<2006 “‘Wrenne raised his eyebrows. ‘After arresting you on the wharf? I would have sent him off with a flea in his ear.’”—Sovereign by C. J. Sansom, page 610> [[story placed in 1541]]
My first thought was that in the above quote flea in your ear might be an anachronism and my second thought was that it was a variation of bug in your ear meaning idea or hint; thus put a bug in someone’s ear. But the first turned out to not be the case and the second turned out to be questionable.
FLEA IN YOUR EAR: Said of a stinging or mortifying reproof, rebuff, rebuke, or repulse, which sends one away discomfited; a sharp or humiliating reprimand; hint, warning, disquieting disclosure chiefly in phrase to go (send, etc.) away with a flea in one's ear. <The old lady thought he was impertinent and sent him away with a flea in his ear.>
Etymology: In Middle English and later, flea in one’s ear had the meaning ‘something that causes alarm or anxiety.’ (cf. French avor la puce à l’oreille) The expression refers to the restless and distressed behavior of a dog afflicted with a flea in its ear. The phrase first appeared circa 1430, however, since its meaning changed over time (see above definition), and it is not always clear which meaning is meant nor when the later meaning took root, it is difficult to say if its use in the quote above is an anachronism or not.
(Oxford Dictionary of Idioms, Allen’s Dictionary of English Phrases, Dictionary of American Regional English, American Heritage Dictionary of Idioms, and Picturesque Expressions by Urdang)
The following quotes are from the Oxford English Dictionary and archived sources:
______________________<1586 “[He] at length had such his answer, that he is gone to Rome with a flea in his eare, that disquieteth him.”—True Faithful Relation . . . and Spirits (1659) by J. Dee, Letter 14 May, i. page 423>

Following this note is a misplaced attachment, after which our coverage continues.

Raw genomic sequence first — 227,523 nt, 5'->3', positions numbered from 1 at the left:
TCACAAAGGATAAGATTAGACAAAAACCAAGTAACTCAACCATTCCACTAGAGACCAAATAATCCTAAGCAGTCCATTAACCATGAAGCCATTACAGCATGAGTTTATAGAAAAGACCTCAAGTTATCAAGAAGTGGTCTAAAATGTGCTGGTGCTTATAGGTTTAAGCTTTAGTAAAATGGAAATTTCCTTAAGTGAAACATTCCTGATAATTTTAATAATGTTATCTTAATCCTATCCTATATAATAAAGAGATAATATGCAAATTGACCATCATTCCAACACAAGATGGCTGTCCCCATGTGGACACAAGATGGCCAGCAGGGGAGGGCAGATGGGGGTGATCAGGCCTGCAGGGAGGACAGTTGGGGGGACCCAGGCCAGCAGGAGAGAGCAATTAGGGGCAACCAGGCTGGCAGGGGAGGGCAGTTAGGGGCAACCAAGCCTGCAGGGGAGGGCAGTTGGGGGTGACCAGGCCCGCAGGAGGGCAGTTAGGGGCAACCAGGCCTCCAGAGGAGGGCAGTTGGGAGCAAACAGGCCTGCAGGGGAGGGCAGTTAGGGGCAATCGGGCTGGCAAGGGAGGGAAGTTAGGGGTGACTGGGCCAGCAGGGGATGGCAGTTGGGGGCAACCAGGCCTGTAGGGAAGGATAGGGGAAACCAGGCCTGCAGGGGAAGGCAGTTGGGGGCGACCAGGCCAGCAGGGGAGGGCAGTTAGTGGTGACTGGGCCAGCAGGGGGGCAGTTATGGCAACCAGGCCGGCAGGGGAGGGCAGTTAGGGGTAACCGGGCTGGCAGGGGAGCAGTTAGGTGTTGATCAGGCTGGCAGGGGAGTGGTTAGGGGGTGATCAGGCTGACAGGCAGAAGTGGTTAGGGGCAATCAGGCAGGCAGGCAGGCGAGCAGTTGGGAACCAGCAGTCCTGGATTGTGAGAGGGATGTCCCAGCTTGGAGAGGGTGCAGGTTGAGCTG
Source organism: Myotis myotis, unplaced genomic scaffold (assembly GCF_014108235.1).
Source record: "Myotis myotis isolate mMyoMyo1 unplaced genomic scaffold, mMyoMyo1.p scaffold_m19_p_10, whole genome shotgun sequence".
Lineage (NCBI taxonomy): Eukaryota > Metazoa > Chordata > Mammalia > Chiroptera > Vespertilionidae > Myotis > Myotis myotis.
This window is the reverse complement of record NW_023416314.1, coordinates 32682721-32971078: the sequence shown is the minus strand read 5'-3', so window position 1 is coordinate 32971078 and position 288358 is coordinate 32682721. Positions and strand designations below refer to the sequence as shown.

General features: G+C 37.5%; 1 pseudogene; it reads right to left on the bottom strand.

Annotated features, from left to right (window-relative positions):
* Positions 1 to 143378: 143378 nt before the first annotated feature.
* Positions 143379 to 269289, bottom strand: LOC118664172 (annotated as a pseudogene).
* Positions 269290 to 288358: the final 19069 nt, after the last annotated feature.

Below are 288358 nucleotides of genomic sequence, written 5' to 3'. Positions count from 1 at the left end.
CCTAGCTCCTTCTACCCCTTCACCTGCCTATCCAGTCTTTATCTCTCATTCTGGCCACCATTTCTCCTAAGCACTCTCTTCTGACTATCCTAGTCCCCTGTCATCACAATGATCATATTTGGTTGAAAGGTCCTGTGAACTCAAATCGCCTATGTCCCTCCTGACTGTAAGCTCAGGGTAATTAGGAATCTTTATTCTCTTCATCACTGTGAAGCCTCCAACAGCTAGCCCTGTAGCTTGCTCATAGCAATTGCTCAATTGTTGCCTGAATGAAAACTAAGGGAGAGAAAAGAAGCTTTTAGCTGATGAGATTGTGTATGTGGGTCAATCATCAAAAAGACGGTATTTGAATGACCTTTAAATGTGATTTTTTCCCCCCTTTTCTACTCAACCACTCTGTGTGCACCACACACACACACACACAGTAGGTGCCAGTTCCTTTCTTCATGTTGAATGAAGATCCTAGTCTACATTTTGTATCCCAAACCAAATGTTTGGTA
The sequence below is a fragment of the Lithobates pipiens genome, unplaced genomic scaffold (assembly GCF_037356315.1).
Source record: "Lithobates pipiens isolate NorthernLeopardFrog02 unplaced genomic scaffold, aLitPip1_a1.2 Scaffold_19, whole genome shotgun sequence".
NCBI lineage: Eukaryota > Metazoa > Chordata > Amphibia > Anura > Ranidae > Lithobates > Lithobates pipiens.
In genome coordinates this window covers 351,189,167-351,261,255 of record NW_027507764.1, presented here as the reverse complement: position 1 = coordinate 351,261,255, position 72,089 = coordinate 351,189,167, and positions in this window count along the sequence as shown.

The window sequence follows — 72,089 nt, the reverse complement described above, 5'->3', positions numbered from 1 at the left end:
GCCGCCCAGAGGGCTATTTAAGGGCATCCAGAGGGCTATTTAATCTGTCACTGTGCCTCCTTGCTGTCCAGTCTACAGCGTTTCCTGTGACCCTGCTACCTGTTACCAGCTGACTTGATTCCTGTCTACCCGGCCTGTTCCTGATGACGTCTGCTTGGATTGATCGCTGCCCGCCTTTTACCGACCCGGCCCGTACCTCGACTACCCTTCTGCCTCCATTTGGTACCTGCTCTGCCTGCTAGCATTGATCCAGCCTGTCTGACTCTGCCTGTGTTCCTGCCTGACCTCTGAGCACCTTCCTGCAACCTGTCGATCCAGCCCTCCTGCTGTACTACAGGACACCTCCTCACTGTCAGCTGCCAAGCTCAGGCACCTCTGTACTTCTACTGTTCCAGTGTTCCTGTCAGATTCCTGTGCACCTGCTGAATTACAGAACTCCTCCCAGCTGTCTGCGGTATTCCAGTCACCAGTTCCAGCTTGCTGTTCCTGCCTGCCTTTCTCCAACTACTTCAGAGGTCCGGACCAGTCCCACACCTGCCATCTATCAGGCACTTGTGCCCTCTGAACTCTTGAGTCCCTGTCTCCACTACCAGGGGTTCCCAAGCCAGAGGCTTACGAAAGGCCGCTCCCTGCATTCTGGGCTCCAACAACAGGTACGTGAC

<1712 “We being stronger than they, sent them away with a Flea in their Ear.”—The History of John Bull by J. Arbuthnot, iii. vi. page 25>
<1838 “[He] came off unvictorious with a flea in his ear.”—Correspondence (1888) by C. K. Sharpe, II, page 510>
<1887 “I sent him off with a flea in his ear, I can tell you.”—Jess by H. R. Haggard, xiii>
<1947 “Everyone seemed to have a flea in his ear. Tempers flared. Hot words flew.”— Winnipeg Free Press (Manitoba, Canada), 11 March, page 11)
<1995 “. . . he emerged with two A-levels, and a flea in his ear from his housemaster for wanting to follow in his father's commercial footsteps.”—The Independent (London), 26 March>
<2003 “We won't shoot the messenger but we can certainly send him back with a flea in his ear.”—The Birmingham Post (England), 26 June>
<2011 “This is why Italian Prime Minister Silvio Berlusconi was sent home from a European summit at the weekend with a flea in his ear and told to address the country's debt problems immediately.”—Otago Daily Times (Dunedin, New Zealand), 26 October>
Ken G – August 17, 2012